Latin America: Average deal fees slump
DCM issuance down by 40%; locals and internationals suffer.
by Rob Dwyer
A Brazilian changes reals for dollars
Bank of America Merrill Lynch topped Latin America’s debt capital markets issuance league table for the first half of the year, according to data provider Dealogic.
The region saw 40% less issuance than in the same period last year – with the slump in Brazilian issuance to blame for lower revenues.
However, analysis of the underlying data also illustrates the challenges investment banks in the region have for profitability, for not only are volumes down but fees per deal have also fallen substantially in the aftermath of the financial crisis in 2009.
According to Dealogic’s fee data, BAML generated $1.49 million per deal for Brazilian issuers in 2009. By 2014 that average had fallen by 46% in nominal terms – to $800,000 per transaction.
The pricing pressures also hit other international banks. For example, HSBC saw average fees for DCM fall by 50.9% between 2009 and 2015 – from $1.16 million to $570,000.
Of all the international banks in the top 10 in 2009 only JPMorgan has maintained an average fee over $1 million: falling a relatively modest 31% to $1.1 million from $1.6 million.
The bank’s selectivity on higher value work has seen it lose market share in the same period, from a market-leading 15.1% of issuance in 2009 to a fifth-ranked 7.5% in 2014 – although in nominal terms the banks’ volumes have been relatively stable in a market that more than doubled.
BNP Paribas’ fees, the highest per deal in the region
The only top 10 bank that increased its average fee over these five years was Citi, who earned $830,000 per deal in 2014, compared to $760,000 in 2009 – and interestingly the bank also managed to nudge up its market share in the same period (to 7.3% by volume, from 7.23%).
A Citi banker says this is because the bank has reorganized its investment banking platform to be less product-specific, “which enables discussions with clients about the range of corporate funding options”.
He argues this broader conversation – often taking place with more senior management – “shifts the emphasis away from pure transactional competition and makes clients less price-sensitive”.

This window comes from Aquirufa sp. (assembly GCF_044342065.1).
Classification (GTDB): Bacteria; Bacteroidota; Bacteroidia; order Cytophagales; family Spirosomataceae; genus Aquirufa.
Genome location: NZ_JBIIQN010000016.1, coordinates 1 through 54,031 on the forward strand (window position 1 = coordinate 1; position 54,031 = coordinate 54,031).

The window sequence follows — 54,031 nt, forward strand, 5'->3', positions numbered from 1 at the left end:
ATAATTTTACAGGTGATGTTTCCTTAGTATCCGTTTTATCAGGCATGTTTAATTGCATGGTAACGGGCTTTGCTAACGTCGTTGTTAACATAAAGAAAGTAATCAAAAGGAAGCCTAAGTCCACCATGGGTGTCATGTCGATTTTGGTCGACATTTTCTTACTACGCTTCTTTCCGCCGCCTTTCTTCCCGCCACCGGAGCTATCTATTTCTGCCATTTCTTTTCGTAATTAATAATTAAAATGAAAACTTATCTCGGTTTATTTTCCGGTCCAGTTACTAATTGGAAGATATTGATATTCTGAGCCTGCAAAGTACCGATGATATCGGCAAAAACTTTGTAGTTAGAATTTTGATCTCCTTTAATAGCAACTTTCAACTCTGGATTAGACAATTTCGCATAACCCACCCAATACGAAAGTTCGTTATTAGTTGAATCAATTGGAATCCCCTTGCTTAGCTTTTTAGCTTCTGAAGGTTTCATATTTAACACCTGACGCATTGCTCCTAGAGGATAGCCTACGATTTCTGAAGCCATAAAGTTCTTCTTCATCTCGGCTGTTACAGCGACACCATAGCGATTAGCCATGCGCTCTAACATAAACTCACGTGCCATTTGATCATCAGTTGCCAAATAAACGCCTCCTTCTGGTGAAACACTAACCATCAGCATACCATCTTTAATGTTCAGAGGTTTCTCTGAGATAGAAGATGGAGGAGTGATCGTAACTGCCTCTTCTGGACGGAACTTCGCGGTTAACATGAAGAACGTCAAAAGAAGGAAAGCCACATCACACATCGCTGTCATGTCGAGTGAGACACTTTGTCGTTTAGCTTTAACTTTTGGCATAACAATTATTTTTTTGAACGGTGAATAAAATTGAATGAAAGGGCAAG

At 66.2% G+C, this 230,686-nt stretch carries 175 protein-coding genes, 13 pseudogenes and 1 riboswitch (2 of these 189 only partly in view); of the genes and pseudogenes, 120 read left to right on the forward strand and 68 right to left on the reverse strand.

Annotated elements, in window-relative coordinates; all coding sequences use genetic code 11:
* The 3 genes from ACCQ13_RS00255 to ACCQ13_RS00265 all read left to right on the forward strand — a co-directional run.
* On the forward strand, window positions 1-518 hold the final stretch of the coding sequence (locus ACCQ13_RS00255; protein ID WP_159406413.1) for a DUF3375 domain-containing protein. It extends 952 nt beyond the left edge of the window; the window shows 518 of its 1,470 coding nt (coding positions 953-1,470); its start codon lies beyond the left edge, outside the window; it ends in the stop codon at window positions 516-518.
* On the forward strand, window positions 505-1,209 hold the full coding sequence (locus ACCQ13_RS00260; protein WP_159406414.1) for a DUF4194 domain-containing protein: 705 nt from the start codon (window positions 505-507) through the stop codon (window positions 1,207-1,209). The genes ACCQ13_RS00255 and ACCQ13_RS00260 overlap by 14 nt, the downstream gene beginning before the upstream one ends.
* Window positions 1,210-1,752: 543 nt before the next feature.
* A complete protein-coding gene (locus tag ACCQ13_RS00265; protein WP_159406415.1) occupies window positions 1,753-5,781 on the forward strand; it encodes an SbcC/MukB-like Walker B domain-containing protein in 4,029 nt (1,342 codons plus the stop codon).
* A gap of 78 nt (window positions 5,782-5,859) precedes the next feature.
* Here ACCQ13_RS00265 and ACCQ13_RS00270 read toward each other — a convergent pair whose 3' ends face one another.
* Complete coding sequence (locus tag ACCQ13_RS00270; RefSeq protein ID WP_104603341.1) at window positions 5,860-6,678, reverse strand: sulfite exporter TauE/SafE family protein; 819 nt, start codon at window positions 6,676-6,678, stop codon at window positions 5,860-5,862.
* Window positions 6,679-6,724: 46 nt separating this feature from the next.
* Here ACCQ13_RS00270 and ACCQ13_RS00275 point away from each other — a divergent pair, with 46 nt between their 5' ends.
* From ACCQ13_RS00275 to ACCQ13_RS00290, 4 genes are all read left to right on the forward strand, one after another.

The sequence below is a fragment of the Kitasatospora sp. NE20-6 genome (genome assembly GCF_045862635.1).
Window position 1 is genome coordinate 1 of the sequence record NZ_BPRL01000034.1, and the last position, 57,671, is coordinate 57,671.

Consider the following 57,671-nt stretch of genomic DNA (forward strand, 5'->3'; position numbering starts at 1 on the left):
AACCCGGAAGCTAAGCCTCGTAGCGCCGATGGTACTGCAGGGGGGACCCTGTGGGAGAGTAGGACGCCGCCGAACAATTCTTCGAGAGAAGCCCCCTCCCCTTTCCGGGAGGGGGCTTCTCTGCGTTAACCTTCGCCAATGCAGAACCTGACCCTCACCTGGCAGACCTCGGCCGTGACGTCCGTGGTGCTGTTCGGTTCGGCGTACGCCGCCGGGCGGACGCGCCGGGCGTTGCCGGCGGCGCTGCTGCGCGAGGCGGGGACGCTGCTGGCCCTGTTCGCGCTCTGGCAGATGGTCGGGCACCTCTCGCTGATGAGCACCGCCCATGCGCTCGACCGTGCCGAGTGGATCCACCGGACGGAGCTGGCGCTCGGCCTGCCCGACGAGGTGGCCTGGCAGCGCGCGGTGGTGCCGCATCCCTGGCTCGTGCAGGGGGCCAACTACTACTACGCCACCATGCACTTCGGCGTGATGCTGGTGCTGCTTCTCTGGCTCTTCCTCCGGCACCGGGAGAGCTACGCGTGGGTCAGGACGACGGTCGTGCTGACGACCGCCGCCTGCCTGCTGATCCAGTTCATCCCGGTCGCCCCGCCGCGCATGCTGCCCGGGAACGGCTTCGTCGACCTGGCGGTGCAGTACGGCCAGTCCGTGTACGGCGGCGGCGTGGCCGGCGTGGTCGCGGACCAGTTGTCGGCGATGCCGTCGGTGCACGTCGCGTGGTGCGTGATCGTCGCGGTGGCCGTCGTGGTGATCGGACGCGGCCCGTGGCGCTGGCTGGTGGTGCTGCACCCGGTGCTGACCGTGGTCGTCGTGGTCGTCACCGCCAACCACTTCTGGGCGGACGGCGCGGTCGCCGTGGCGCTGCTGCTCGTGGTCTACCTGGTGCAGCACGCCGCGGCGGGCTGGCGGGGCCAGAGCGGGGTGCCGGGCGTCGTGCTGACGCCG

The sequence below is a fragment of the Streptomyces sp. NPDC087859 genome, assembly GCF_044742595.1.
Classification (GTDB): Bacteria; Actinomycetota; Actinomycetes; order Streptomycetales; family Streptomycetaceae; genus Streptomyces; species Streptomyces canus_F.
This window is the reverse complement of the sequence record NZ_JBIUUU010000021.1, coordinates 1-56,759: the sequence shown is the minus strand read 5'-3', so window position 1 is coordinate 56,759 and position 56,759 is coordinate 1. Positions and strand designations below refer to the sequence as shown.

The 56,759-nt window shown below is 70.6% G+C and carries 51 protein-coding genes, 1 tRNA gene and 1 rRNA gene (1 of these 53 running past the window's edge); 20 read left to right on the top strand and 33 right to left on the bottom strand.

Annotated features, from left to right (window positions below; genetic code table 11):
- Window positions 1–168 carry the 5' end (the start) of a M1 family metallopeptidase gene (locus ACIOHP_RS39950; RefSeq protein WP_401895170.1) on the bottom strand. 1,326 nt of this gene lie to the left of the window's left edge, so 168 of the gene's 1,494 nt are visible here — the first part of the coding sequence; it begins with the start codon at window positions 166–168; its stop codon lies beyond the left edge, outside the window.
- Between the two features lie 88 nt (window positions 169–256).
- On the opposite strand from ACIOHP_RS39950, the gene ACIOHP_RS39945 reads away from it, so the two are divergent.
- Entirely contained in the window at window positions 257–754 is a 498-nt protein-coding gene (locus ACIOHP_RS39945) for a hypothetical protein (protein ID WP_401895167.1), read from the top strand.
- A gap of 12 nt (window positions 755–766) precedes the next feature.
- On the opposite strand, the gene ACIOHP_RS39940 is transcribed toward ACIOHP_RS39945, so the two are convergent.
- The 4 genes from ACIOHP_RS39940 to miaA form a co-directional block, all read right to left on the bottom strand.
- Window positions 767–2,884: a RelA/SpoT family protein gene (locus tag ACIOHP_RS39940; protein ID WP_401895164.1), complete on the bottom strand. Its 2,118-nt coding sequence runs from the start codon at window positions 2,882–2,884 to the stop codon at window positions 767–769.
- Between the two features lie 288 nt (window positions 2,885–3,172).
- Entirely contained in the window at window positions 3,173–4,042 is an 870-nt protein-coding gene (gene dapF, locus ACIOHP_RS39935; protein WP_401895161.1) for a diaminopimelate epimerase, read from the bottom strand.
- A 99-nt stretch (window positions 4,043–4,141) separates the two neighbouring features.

Also noteworthy is BNP Paribas, which generated by the far highest fees-per-deal, at $1.91 million, and despite not having a presence in the market in 2009.
The reason for the compression in fees is clear: international banks have had to lower their fees in response to competition from locals. In 2014, Dealogic says that Itaú BBA’s average fee was just $430,000, lower than Bradesco BBI ($550,000) and Banco do Brasil ($800,000).
The local bank’s fees were broadly flat over the five years (Itaú’s average fee was exactly the same in 2009), showing that the competitive environment in Brazil has been one in which the international banks have had to lower fees closer to the locals, rather than the locals being able to increase fees to match that they claim to be a narrowing of the level of the service between.
The rich pickings have gone: for example JPMorgan managed to generate an average of $7.96 million per deal on seven transactions in Brazil in 2009 – even discounting for last year’s exceptionally thin annual volumes (Dealogic says the bank generated just $2.26 million on three ECM deals last year), the bank’s average fee in 2013 was still under half the 2009 base, at $3.06 million.
This pricing competition has also negatively affected the locals: BTG Pactual’s average fee fell from $4.45 million to $2.87 million. Santander has also suffered, with the bank generating just $1.84 million per deal from $4.67 million.
The same dynamic is apparent in ECM transactions: in 2014 Itaú BBA topped the league table and generated an average of $3.24 million per transaction – broadly flat to its $3.37 million per deal in 2009 (when it was ranked in sixth place).
Meanwhile, the fees for the international banks have collapsed: Credit Suisse’s average fell by 63.5% to $1.67 million from $4.57 million – a clear sign the market has gravitated to the lower local fee levels.
The figures illustrate why some banks, such as Barclays and Deutsche Bank have reassessed the potential of Brazil’s equity markets during this period and retrenched equity teams in the country.
M&A bankers have also fallen prey to the race to the bottom in fees: the system average per deal falling to $1.85 million per deal in 2014 from $3.6 million in 2009.
However, in this segment even some of the local banks have seen a radical reduction in fees: Itaú generated on average $970,000 for each of its 62 deals in 2014, compared with $1.82 million on each of its 18 deals in 2009.
International banks have been forced to respond: Bank of America Merrill Lynch generated $2.17 million for every M&A transaction in 2014, compared with $3.23 million in 2009.
Citi again bucked the trend, increasing its average fee by 118% in the period, to $3.89 million from $1.78 million, while also increasing its market share to 5.97% (from 4.45%). However, the number of deals fell to just five in 2014, from 14 in 2009, showing the value that comes from working on larger deals despite the increased resources that covering these deals requires.